With reference to FIGS. 11 and 12, the cable routing assembly 20 of the present invention can be secured to a wall in several different configurations, based on the desires of the homeowner. The cover plate 24 can be oriented in four separate orientations with respect to the low voltage bracket 22 including a first orientation 118 (see FIG. 11) with the cable shield 38 extending outward from the low voltage bracket 22 and the cable opening 110 facing downward. A second orientation (not shown) would include the cable shield 38 extending outward from the low voltage bracket 22 and the cable opening 110 facing upward. A third orientation (not shown) would include the cable shield 38 extending inward from the low voltage bracket 22 and the cable opening 110 facing downward. A fourth orientation 120 (see FIG. 12) would include the cable shield 38 extending inward from the low voltage bracket 22 and inward of the wall 32 and the cable opening 110 facing upward. The plurality of potential orientations of the cover plate 24 with respect to the low voltage bracket 22 provides several options for creating an attractive cable portal on a wall. An orientation 118 such as shown in FIG. 11, for example, would be appropriate for creating a cable portal on a low portion of the wall, as the cable shield 38 would mask the view of the installed cables from the viewer.

Preferably, the cover plate 24 and the frame member 26 are each molded in one piece of plastic. The preferred plastic material of construction may include polycarbonate, polyvinyl chloride, acrylonitrile-butadiene styrene, or polyethylene.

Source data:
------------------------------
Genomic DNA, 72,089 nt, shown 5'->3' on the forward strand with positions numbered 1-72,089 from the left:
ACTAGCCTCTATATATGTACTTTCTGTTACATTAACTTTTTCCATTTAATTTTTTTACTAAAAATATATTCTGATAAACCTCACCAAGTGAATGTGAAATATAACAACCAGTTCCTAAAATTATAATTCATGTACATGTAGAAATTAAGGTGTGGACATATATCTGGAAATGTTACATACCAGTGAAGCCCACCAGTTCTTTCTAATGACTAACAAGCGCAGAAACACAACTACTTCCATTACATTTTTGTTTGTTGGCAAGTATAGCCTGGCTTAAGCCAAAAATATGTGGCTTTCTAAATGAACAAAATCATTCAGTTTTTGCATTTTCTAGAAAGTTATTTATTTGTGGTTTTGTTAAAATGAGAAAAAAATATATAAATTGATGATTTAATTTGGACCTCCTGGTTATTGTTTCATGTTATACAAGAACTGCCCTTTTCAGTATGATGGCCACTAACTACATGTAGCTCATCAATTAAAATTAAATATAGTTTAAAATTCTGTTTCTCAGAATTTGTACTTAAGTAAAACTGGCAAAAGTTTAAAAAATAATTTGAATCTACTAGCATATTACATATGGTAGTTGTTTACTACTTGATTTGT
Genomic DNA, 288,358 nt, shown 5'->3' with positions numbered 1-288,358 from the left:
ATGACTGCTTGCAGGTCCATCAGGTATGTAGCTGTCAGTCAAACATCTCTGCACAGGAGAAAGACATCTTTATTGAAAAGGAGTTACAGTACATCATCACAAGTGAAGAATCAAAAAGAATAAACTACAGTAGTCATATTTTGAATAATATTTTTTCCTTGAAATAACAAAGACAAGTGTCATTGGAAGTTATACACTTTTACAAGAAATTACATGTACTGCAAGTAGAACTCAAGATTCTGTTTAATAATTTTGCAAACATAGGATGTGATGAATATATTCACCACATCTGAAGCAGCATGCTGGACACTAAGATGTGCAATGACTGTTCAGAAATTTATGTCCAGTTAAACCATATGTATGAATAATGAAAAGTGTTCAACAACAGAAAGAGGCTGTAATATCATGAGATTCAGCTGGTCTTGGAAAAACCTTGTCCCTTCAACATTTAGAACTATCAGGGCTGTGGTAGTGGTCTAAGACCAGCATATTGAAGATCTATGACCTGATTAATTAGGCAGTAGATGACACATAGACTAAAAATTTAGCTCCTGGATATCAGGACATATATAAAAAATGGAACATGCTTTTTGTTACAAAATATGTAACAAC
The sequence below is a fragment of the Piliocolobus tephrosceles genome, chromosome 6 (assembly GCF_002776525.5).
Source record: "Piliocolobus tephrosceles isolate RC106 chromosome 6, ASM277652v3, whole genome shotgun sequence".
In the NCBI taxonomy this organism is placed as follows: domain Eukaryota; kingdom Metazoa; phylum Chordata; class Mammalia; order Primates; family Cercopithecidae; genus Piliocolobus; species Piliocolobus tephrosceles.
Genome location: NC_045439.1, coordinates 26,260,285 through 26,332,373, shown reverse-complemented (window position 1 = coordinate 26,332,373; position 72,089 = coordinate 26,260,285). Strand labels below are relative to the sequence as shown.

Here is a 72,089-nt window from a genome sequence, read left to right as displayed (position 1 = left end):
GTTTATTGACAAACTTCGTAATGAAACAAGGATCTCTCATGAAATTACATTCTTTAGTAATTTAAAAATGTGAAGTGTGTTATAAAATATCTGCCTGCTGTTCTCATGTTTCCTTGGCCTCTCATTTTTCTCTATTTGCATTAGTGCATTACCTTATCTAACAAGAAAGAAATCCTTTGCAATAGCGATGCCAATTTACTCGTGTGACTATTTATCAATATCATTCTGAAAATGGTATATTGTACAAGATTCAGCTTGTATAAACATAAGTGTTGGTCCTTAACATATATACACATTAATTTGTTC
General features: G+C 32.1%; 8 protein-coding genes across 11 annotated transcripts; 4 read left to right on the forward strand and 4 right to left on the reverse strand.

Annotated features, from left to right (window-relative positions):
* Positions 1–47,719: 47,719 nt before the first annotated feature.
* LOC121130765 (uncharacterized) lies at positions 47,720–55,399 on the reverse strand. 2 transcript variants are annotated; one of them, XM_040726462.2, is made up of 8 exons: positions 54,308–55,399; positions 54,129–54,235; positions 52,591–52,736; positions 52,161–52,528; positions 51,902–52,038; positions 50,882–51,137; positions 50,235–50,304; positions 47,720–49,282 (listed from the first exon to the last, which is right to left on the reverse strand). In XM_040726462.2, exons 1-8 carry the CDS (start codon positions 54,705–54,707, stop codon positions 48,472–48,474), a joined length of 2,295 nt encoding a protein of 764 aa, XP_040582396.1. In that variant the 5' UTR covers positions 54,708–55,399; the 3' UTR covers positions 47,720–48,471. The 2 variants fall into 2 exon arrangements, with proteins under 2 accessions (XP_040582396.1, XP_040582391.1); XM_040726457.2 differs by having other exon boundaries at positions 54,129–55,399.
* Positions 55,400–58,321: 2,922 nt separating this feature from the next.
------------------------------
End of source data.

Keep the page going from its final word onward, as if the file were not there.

For operation of the cable routing assembly of the present invention, reference is made to FIG. 13 where there is shown a side view depicting the low voltage bracket 22 placed in a hole 50 in a wall 32 and the cover plate 24 in alignment with the low voltage bracket 22 ready to be secured thereto. Heretofore, cable portals for walls were used in conjunction with an electrical box (not shown). Therefore, in order to provide a cable portal an installer typically had to first install an electrical box in the wall, which required a great deal of preparation time as a hole had to be prepared for the electrical box and the box secured to a stud or similar structural support. The cable routing assembly 20 of the present invention however vastly reduces the installation time as there is no need to install an electrical box. The wall 32 is simply prepped by cutting a circular hole 50 in the sheetrock 52 using a conventional hole saw (not shown), typically a 2.5-inch diameter hole saw. With the rotatable flags 30 rotated inwards to the retracted orientation, the low voltage bracket 22 is inserted through the circular hole until face flange 54 is flush against the wall surface. The mounting fasteners 68 are then tightened until rotatable flags 30 are drawn tightly against the wall 32 (see FIG. 14). As shown in FIG. 13, fasteners 48 of fastening arrangement 43 are then tightened into the bosses 44 extending from the face flange 54 to secure the cover plate 24 to the low voltage bracket 22 and the wall 32. As stated hereinabove, the cover plate 24 can be oriented with the cable shield 38 oriented outwards as shown in FIG. 13 and with the cable opening 110 facing downward or in three alternative orientations as may be selected by the homeowner. The cover plate 24 in FIG. 13 can also be rotated 180 and secured to the low voltage bracket 22 with the cable opening 110 oriented upward. If the homeowner so desires, the cover plate 24 in FIG. 13 can also be turned around 180 and secured to the low voltage bracket 22 with the cable shield 38 projecting through the opening 60 in the face flange 54. Two orientations (not shown) are available with the cable shield 38 projecting into the wall 32, including one orientation with the cable opening 110 oriented upward and a separate orientation with the cable opening oriented downward. The two-way apertures 46 enable easy attachment of the cover plate 24 to the low voltage bracket 22 with conventional flat head or oval head countersunk screws. The two-way apertures 46 with countersunk areas 108 on both sides 40 and 42 of the cover plate 24 enable the cover plate 24 to be secured to the low voltage bracket 22 with either the cable shield 38 facing either toward or away from the wall 32.